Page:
Call Trump’s Attacks On The 1619 Project What They Are — Censorship of American HistoryBreaking News
tags: racism, censorship, Tom Cotton, Donald Trump, 1619 Project
On Sunday morning, President Trump tweeted an attack on the 1619 Project, threatening to withhold funding from California schools teaching the popular journalism project focused on the rise and impact of slavery in the United States. With his newest tweet, the President’s actions raise a troubling question:
Why is the Trump administration threatening to censor the way schools teach about the history of slavery and racism in the United States?
The President’s assertion came in response to a tweet from an unverified account stating that California schools were teaching the 1619 Project curriculum. In response, Trump tweeted: “Department of Education is looking at this. If so, they will not be funded!”
The 1619 Project is a long-form journalism and multimedia initiative of The New York Times Magazine, started in August of 2019, 400 years after African slaves first landed on the shores of America. In its own words, the project “aims to reframe the country’s history by placing the consequences of slavery and the contributions of Black Americans at the very center of our national narrative.” Recently, the 1619 Project teamed up with the Pulitzer Center to develop school curriculum to use 1619 Project content in classrooms.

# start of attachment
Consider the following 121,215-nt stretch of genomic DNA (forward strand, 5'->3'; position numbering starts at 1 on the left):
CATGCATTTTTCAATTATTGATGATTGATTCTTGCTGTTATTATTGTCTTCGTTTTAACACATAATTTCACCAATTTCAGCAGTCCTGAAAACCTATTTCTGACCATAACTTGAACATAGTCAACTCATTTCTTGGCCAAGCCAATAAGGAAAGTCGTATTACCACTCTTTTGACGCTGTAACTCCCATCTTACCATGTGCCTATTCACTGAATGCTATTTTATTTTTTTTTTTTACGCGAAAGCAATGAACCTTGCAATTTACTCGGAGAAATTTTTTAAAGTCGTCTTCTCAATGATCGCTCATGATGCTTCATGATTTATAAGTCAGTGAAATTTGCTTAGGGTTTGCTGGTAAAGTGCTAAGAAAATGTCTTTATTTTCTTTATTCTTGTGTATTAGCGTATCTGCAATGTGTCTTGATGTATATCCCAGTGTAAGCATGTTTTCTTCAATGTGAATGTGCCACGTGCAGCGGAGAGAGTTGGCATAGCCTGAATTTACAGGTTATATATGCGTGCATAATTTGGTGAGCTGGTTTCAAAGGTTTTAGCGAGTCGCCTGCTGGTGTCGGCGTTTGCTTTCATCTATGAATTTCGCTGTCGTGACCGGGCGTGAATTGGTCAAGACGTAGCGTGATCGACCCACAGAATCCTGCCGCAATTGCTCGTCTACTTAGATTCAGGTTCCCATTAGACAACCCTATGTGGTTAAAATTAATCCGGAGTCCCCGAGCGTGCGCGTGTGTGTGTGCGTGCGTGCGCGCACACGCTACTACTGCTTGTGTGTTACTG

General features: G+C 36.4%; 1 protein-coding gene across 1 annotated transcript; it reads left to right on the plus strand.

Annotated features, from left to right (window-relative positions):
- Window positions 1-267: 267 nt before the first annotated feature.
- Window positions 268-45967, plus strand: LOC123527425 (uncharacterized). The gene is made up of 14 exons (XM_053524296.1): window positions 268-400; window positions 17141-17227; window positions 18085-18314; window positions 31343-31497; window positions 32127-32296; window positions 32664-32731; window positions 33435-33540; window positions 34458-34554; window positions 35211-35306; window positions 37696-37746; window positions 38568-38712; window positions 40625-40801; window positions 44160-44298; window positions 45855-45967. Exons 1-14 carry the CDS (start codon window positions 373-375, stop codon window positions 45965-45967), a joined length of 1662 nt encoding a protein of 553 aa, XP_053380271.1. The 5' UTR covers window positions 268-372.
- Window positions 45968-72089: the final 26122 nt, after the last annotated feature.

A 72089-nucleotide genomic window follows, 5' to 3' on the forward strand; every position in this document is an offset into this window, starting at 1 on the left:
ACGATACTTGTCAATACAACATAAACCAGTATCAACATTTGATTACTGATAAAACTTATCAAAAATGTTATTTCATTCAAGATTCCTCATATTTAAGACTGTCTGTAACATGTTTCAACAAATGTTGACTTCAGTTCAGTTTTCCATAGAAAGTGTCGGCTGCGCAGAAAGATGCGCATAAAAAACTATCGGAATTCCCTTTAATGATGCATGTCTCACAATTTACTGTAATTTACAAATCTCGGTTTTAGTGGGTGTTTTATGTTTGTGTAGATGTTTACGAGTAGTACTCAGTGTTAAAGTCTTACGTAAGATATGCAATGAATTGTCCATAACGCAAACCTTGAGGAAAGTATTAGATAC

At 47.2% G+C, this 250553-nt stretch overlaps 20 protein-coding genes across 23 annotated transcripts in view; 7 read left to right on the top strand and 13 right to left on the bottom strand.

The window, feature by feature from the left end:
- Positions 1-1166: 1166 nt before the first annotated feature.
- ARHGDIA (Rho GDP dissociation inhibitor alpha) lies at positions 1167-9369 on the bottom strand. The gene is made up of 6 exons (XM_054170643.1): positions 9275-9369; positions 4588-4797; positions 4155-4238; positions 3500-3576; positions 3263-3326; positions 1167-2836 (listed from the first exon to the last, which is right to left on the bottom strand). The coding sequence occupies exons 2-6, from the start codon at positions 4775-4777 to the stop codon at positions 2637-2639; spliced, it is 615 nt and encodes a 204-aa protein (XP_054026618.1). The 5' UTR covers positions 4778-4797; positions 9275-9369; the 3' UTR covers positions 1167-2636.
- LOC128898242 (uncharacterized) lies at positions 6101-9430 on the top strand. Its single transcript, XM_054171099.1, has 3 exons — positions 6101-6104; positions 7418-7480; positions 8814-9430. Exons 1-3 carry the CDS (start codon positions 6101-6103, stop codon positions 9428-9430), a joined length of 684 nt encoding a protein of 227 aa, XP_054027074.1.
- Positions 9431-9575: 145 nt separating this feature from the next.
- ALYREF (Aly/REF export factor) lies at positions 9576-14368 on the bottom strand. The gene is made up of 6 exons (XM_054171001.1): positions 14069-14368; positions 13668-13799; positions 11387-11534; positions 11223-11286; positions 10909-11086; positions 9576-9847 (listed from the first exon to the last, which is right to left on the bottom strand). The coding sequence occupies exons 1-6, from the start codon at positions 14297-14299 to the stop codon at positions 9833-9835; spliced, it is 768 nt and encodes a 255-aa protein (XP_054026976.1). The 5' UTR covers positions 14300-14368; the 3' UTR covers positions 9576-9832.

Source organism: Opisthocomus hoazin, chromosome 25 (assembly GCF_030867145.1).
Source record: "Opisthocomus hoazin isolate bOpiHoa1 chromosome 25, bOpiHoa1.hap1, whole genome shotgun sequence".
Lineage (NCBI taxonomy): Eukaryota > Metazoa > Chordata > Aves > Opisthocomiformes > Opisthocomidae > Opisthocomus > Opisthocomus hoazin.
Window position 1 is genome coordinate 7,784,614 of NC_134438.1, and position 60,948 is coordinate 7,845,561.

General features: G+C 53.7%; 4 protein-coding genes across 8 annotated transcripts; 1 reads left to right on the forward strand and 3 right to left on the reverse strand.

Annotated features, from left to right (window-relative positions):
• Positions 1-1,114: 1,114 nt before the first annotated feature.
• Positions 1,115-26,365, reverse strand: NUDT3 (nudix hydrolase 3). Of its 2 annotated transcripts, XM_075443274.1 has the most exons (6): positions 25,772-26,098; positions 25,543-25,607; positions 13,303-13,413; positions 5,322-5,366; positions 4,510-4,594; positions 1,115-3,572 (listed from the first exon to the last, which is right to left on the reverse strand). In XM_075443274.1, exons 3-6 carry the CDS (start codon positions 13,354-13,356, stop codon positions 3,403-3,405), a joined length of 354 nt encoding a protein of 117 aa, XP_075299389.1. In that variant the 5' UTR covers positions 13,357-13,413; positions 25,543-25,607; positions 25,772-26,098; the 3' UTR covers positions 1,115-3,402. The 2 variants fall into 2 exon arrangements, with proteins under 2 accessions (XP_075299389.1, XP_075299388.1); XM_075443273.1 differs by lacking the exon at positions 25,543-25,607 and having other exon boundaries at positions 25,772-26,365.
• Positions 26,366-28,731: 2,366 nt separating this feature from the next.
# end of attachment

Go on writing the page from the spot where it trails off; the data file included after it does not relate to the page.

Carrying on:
Trump’s Sunday morning tweet continues a trend of his administration’s provocative actions regarding educational approaches to racial injustice in America.
Despite the timing, Trump’s tweet isn’t the first instance the Trump administration and its allies targeted the 1619 Project. In July, Senator Tom Cotton (R-AR) introduced congressional legislation, titled the “Saving American History Act of 2020,” with the stated purpose of “preventing federal funds from being made available to teach the 1619 Project curriculum in elementary schools and secondary schools.”
The proposed legislation claims that “an activist movement is now gaining momentum to deny or obfuscate this history by claiming that America was not founded on the ideals of the Declaration [of Independence] but rather on slavery and oppression.” It goes on to state that “the 1619 Project is a racially divisive and revisionist account of history that threatens the integrity of the Union by denying the true principles on which it was founded.”
Both Trump’s tweet, as well as Cotton’s proposed legislation, beg a troubling question: why are Republican leaders trying to censor the teaching about the history of slavery and racism in the United States, and why now?
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